Fraud/Scam Public Advisory

The Winnipeg Police Service continues to receive reports of a targeted scam that is believed to be targeting local phone numbers.

A scammer will call a victim purporting to be a criminal investigator, and that money is owed to the Canada Revenue Agency.

During some calls, the victim is then told to dial the Winnipeg Police Service non-emergency line at 204-986-6222 (while the line is still open) to confirm that an investigation is underway. The victim believes they have started a new call, but in reality, the scammer has remained on the line.

At other times, the scammer may use Caller ID spoofing to contact the victim from what fraudulently appears to be the Winnipeg Police Service non-emergency line at 204-986-6222.

The scammer then pretends to be a police officer and attempts to convince the victim to transfer a significant amount of money. Below are some tips that can be used to help avoid these scams:

Be cautious of any unexpected callers, such as a bank. Take reasonable steps to confirm the
identities of people who call.

The Canada Revenue Agency will never demand immediate payment by Interac E-transfer, Bitcoin, prepaid credit cards, or gift cards from retailers such as iTunes, Amazon or others.

They will also never use aggressive language or threaten you with sending the Police to have you arrested.
Do not assume phone numbers appearing on call display screens are accurate.

The Winnipeg Police Service encourages family members or friends to have discussions with their older loved ones to ensure they are not being targeted in this type of scam or any other scam.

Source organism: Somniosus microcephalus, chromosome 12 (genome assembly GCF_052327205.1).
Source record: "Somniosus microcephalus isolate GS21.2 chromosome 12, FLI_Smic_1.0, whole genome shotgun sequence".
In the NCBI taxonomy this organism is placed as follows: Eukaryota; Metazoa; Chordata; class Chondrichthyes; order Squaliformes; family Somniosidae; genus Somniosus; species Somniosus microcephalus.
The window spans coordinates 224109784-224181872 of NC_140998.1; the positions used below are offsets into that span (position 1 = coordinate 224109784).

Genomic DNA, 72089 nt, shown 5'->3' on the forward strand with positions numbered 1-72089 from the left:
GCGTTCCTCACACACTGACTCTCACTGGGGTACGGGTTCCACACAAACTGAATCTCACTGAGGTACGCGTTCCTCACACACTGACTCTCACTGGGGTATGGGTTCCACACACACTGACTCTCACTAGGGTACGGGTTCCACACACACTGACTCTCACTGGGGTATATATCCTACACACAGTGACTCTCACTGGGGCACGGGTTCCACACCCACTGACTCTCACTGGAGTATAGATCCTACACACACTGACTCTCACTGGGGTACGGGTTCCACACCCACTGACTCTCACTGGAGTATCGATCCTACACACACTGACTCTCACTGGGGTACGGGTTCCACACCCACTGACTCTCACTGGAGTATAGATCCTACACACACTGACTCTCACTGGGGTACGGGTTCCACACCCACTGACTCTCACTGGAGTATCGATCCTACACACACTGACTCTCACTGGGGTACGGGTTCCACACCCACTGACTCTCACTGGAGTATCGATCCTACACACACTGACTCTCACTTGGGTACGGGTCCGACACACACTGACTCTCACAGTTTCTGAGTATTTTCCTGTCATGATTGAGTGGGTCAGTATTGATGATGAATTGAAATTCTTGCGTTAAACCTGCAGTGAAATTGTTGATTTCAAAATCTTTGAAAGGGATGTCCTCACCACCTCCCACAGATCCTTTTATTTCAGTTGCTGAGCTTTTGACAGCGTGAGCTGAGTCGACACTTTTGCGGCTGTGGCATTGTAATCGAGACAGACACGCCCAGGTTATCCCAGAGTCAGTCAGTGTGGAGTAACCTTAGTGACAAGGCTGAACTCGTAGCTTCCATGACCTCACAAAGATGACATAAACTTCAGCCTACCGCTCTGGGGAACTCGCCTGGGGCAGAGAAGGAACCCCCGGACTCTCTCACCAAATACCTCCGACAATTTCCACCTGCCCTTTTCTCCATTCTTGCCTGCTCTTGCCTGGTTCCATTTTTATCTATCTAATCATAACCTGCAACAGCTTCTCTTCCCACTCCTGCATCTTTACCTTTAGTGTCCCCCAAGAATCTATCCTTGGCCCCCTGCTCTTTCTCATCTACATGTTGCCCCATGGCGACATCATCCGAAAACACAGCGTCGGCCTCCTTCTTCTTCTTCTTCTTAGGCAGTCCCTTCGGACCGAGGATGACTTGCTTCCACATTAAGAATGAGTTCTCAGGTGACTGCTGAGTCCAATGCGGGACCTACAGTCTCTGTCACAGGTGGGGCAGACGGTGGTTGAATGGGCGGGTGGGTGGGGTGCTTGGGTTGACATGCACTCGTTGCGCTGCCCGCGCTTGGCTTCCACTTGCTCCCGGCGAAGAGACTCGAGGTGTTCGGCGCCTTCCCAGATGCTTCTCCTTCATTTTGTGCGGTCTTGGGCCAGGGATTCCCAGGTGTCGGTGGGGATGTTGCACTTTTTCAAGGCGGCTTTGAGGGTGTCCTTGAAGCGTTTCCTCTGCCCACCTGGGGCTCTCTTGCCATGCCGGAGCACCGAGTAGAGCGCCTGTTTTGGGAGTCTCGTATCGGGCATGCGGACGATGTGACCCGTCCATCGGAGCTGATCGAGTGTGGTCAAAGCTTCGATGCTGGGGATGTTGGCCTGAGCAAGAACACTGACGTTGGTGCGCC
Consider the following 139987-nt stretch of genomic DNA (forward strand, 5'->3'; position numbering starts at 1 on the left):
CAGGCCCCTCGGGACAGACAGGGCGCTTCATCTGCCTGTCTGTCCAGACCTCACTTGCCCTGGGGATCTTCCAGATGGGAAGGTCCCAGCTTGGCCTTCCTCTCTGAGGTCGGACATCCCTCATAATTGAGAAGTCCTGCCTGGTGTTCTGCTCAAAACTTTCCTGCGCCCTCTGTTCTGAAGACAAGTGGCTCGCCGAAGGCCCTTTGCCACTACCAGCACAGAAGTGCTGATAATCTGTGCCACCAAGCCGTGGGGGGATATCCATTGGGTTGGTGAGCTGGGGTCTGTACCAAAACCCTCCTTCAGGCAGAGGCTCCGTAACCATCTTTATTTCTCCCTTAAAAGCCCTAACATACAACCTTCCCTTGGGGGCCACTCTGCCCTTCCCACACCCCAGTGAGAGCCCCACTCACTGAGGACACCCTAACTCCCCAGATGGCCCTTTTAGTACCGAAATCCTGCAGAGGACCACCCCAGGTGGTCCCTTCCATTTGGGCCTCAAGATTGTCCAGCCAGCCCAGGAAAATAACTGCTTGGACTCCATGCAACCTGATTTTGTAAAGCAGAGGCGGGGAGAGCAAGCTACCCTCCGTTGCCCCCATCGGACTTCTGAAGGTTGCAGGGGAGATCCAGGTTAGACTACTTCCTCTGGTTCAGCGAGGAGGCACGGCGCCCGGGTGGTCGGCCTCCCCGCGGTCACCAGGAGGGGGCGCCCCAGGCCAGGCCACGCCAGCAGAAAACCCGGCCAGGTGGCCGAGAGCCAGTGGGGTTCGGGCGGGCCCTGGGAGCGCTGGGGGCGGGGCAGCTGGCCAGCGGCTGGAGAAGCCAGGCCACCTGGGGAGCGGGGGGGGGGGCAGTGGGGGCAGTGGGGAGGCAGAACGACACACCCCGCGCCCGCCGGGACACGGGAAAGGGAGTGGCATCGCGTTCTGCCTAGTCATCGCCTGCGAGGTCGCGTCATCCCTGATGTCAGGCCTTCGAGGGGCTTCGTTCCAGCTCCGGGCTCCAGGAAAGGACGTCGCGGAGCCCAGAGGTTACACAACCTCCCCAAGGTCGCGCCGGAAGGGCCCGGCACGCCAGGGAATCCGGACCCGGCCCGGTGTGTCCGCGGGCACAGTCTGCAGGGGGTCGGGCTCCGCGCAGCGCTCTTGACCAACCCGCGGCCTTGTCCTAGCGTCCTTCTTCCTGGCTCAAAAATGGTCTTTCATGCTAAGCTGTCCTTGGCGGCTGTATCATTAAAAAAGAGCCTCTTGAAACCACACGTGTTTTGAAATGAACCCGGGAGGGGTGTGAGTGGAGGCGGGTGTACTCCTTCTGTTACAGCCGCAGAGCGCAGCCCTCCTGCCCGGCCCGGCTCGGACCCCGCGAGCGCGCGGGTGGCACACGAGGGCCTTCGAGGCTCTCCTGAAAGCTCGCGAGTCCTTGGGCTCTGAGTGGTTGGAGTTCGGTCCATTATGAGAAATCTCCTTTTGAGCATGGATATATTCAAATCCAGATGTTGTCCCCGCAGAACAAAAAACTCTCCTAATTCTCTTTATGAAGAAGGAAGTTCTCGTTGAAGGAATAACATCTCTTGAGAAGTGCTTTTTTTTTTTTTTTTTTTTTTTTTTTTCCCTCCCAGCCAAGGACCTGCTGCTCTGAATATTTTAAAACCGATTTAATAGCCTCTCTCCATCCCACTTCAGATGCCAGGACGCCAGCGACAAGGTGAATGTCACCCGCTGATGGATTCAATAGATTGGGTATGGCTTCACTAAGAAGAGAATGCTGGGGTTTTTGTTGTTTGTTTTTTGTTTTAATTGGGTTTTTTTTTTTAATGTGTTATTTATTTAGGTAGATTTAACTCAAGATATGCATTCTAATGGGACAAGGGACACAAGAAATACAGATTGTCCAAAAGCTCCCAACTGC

Remember, you can stop phone fraud—immediately hang up, screen your incoming calls and/or by blocking numbers.

More information on frauds can be found at the Canadian Anti-Fraud Centre website:

Why Buy When You Can Borrow?

Below is an article explaining why we are starting this. This was presented at our information day in February.

At The Library Of Things, You Can Borrow Almost Anything

Owning things you barely need could soon be a thing of the past



Library Of Things, Sustainability, Sharing

At the Sharing Depot in Toronto, Canada, you can borrow thousands of items.

At the Sharing Depot in Toronto, Canada, you can borrow thousands of items.

Imagine there was a place, where, instead of buying something you need to use only a few times, you could just go and borrow it. That is the idea behind The Library of Things. This growing community of communal spaces gives people access to wide variety of everyday items, ranging from board games, party supplies, DIY tools, gardening things, kitchenware, camping kit and events equipment, garden tools, clothing and tents – without needing to purchase.

The concept was born out of the idea that there is no need for people to own all the items they may need, often times only once every few months. Now, instead of wasting money and space, they can access them through the library of things.

Specialty libraries, such as the tool library movement or toy lending libraries have been around for a long time, and led the way for the growing Library of Things movement. And the great success of the idea has proven it right. Many community-based Library of Things locations give out well over 1,000 items per week, while some also offer classes on how to use the items they offer.

While the first of libraries originated in the United States, others have sprung up in Canada, The Netherlands, England, and Germany.

“The most successful Libraries of Things are the ones do more than just lend items,” Gene Homicki, co-founder and CEO of myTurn told Shareable. “They also create a strong sense of community. For example, some offer sliding scale subscriptions based on income or usage to help ensure a diverse community can afford to access the library.”

“We’re helping build a future in which anywhere you live, anywhere you work,” he says, “and anywhere you travel, you’ll be able to access what you want and need at a Library of Things in our network.”